According to a second aspect of the present invention, there is provided a method of forming a resist film, comprising:

a first step of forming on a surface of a substrate a chemically amplified resist film, which, if heated in the presence of an acid component, permits the acid component to be diffused so as to bring about an acid catalyst reaction, the portion where the acid catalyst reaction has taken place being made soluble in alkali;

a second step of supplying the acid component to the surface of the resist film after the first step;

a third step of heating the substrate so as to cause the acid component to bring about an acid catalyst reaction within the resist film to make the surface region of the resist film soluble in alkali; and

a fourth step of supplying an alkaline solution onto the surface of the substrate so as to dissolve and remove the surface region of the resist film.

The thickness of the resist film can be decreased to a desired level by repeating a plurality of times the second to fourth steps.

Additional objects and advantages of the invention will be set forth in the description which follows, and in part will be obvious from the description, or may be learned by practice of the invention. The objects and advantages of the invention may be realized and obtained by means of the instrumentalities and combinations particularly pointed out hereinafter.

BRIEF DESCRIPTION OF THE SEVERAL VIEWS OF THE DRAWING

The accompanying drawings, which are incorporated in and constitute a part of the specification, illustrate presently preferred embodiments of the invention, and together with the general description given above and the detailed description of the preferred embodiments given below, serve to explain the principles of the invention.

FIG. 1 is a plan view schematically showing the entire resist processing system;

FIG. 2 is a cross sectional view schematically showing a resist coating section;

FIG. 3 schematically shows a baking section;

FIG. 4 is an oblique view schematically showing another resist coating section;

FIG. 5 is a flow chart showing a resist film forming method according to a first embodiment of the present invention;

FIGS. 6A to 6E are cross sectional views schematically showing a resist film forming method according to the first embodiment of the present invention;

FIG. 7 shows a chemical reaction formula for making the resist soluble in alkali;

FIG. 8 is a flow chart showing a resist film forming method according to a second embodiment of the present invention;

FIGS. 9A to 9C are cross sectional views schematically showing the resist film forming method according to the second embodiment of the present invention;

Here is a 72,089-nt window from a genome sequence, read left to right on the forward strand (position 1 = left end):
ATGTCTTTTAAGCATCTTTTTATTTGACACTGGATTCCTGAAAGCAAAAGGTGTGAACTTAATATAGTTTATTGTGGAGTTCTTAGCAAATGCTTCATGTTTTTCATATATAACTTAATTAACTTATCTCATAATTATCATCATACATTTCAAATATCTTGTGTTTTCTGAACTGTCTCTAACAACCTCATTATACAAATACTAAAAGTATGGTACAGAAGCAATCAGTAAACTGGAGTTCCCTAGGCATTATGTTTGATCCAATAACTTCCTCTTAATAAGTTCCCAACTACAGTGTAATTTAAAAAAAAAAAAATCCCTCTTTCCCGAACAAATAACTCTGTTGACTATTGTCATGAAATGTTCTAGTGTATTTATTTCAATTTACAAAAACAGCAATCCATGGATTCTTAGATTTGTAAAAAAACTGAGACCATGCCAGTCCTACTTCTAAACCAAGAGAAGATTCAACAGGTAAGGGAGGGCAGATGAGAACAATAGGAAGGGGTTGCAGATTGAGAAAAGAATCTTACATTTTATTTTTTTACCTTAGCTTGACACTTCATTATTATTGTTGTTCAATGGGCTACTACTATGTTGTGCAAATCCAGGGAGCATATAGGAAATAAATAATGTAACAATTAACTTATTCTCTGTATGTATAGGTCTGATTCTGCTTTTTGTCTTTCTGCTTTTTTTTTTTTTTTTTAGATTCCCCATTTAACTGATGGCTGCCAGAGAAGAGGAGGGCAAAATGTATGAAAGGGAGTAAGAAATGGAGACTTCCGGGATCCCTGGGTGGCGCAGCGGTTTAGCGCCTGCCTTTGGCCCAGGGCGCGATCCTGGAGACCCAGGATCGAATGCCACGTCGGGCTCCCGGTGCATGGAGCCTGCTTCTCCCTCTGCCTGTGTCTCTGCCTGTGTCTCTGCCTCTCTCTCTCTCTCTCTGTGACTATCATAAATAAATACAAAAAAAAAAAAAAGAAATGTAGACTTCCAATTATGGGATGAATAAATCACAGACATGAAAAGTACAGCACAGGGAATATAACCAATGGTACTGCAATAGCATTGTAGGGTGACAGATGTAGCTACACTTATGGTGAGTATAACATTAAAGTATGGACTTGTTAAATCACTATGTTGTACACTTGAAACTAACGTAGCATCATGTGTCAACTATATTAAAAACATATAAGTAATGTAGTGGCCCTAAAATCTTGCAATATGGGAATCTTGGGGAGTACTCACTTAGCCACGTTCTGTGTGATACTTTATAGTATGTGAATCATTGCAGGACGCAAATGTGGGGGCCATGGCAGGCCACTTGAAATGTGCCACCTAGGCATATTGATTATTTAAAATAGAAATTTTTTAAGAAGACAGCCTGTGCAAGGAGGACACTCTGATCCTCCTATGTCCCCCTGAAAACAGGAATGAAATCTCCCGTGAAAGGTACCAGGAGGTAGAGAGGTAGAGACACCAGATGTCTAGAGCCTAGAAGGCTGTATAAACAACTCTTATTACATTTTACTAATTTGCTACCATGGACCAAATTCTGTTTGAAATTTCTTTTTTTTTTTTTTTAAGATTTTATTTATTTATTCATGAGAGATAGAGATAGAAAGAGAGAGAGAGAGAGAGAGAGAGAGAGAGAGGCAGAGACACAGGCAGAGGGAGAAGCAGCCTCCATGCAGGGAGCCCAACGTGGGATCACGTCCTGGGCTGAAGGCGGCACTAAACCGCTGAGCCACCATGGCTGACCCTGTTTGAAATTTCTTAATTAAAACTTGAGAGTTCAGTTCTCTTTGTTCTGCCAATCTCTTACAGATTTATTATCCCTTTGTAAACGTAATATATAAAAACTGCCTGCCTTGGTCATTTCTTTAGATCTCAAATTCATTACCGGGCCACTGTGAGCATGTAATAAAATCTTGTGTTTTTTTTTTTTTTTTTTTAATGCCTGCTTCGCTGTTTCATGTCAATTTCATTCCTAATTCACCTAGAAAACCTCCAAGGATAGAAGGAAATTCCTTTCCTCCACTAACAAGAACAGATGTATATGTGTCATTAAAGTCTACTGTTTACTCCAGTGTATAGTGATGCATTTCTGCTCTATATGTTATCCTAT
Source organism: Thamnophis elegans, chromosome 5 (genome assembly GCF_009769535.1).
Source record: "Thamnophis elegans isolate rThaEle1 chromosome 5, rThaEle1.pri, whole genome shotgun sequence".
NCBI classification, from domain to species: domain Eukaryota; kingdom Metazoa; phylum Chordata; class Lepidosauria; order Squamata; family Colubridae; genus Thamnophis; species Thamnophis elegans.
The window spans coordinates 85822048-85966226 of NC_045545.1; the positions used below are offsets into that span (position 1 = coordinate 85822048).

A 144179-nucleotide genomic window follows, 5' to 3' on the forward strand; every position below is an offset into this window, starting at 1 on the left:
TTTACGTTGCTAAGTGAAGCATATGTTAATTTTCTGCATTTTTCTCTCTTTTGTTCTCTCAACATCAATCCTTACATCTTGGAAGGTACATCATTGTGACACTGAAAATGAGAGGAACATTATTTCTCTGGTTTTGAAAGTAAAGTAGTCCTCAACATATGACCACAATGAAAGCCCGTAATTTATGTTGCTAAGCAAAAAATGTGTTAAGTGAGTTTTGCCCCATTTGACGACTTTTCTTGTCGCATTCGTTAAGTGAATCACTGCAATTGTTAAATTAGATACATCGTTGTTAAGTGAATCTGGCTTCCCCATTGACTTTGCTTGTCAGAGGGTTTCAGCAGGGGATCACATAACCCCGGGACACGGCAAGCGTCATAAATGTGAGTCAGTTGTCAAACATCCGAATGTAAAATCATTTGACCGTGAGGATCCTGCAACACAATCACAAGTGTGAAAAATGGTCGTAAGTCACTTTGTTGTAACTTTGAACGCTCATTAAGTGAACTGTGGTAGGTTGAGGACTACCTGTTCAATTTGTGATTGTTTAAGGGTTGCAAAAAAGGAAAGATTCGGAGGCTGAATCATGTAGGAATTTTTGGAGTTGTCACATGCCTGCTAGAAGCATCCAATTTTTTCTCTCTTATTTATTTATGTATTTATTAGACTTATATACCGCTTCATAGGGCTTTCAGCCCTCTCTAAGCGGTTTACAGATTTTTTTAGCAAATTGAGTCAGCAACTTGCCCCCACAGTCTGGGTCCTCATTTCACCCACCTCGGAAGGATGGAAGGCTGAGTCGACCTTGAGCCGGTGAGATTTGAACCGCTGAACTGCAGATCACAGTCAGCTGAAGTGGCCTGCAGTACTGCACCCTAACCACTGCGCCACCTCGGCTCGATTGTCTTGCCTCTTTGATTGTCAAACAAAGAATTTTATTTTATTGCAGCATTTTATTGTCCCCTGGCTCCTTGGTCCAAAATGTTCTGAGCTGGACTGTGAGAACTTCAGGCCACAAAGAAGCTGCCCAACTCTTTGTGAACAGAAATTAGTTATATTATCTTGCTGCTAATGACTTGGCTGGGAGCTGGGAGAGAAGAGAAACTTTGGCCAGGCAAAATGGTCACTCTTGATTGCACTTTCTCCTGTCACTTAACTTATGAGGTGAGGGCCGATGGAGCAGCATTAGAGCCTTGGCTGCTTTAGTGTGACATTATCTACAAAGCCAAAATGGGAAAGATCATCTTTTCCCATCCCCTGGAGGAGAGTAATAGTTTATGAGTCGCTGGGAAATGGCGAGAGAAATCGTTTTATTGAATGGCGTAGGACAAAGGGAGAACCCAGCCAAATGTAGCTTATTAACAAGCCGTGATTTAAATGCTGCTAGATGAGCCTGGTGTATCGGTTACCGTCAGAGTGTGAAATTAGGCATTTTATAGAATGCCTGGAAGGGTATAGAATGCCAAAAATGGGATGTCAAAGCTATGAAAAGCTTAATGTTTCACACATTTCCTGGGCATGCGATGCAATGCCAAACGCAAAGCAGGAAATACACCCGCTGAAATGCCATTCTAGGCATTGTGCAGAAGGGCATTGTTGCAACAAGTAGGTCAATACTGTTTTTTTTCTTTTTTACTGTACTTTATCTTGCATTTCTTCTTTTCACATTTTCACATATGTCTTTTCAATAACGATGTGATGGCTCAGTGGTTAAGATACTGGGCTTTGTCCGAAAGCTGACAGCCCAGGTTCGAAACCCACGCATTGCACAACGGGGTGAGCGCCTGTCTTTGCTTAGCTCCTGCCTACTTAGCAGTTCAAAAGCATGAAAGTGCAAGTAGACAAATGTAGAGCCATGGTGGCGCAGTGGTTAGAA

FIG. 10 is a flow chart showing a resist film forming method according to a third embodiment of the present invention; and

FIG. 11 schematically shows a chemical mechanical polishing apparatus (CMP apparatus).

DETAILED DESCRIPTION OF THE INVENTION

Let us describe preferred embodiments of the present invention with reference to the accompanying drawings.

As shown in FIG. 1, a plurality of treating sections are arranged in a process section 20 of a resist processing system. A transfer path 20 a is formed in a central portion of the process section 20, and a main transfer arm 28 is arranged movable along the transfer path 20 a. The main transfer arm 28 comprises a holder 28 a, a back-and-forth moving mechanism for moving the holder 28 a back and forth, a Y-axis driving mechanism for moving the holder 28 a along the transfer path 20 a, a Z-axis driving mechanism for vertically moving the holder 28 a, and a θ-driving mechanism for swinging the holder 28 a about a Z-axis. The main transfer arm 28 serves to transfer semiconductor wafers W one by one into treating sections 21 to 26.

A load/unload section (not shown) is arranged adjacent to the process section 20. A plurality of wafer cassettes are transferred by a transfer robot(not shown) into the load/unload section. A sub-transfer arm (not shown) is mounted to the load/unload section to take semiconductor wafers W from the wafer cassette and, then, to deliver the wafers W onto the main transfer arm 28.

Arranged on one side of the transfer path 20 a are a resist solution coating section 21, an acidic solution coating section 22, and an alkaline solution coating section 23. On the other hand, arranged on the other side of the transfer path 20 a are three baking sections 24, 25 and 26. Further, an adhesion treating section (not shown), a cooling section (not shown), a washing section (not shown), etc. are included in the process section 20.

As shown in FIG. 2, the resist solution coating section 21 includes a spin chuck 66, an inner cup 61, an outer cup 62, and a nozzle 73. The spin chuck 66 is arranged within the inner cup 61 and is provided with a driving mechanism (not shown) for rotating the spin chuck, a vacuum suction mechanism (not shown), and a vertical cylinder mechanism 65. The exhaust passageway of the vacuum suction mechanism is formed within a rotary shaft 64 so as to be open at the upper surface of the spin chuck 66.

A cylindrical portion 63 is mounted to a lower portion of the inner cup 61. Also, a belt (not shown) is stretched between the cylindrical portion 63 and a motor (not shown) such that the inner cup 61 is rotated by the motor. The inner cup 61 is covered with a lid 74 which is supported vertically movable by a lift mechanism (not shown). If the lid 74 is moved downward, the upper opening of the inner cup 61 is closed by the lid 74.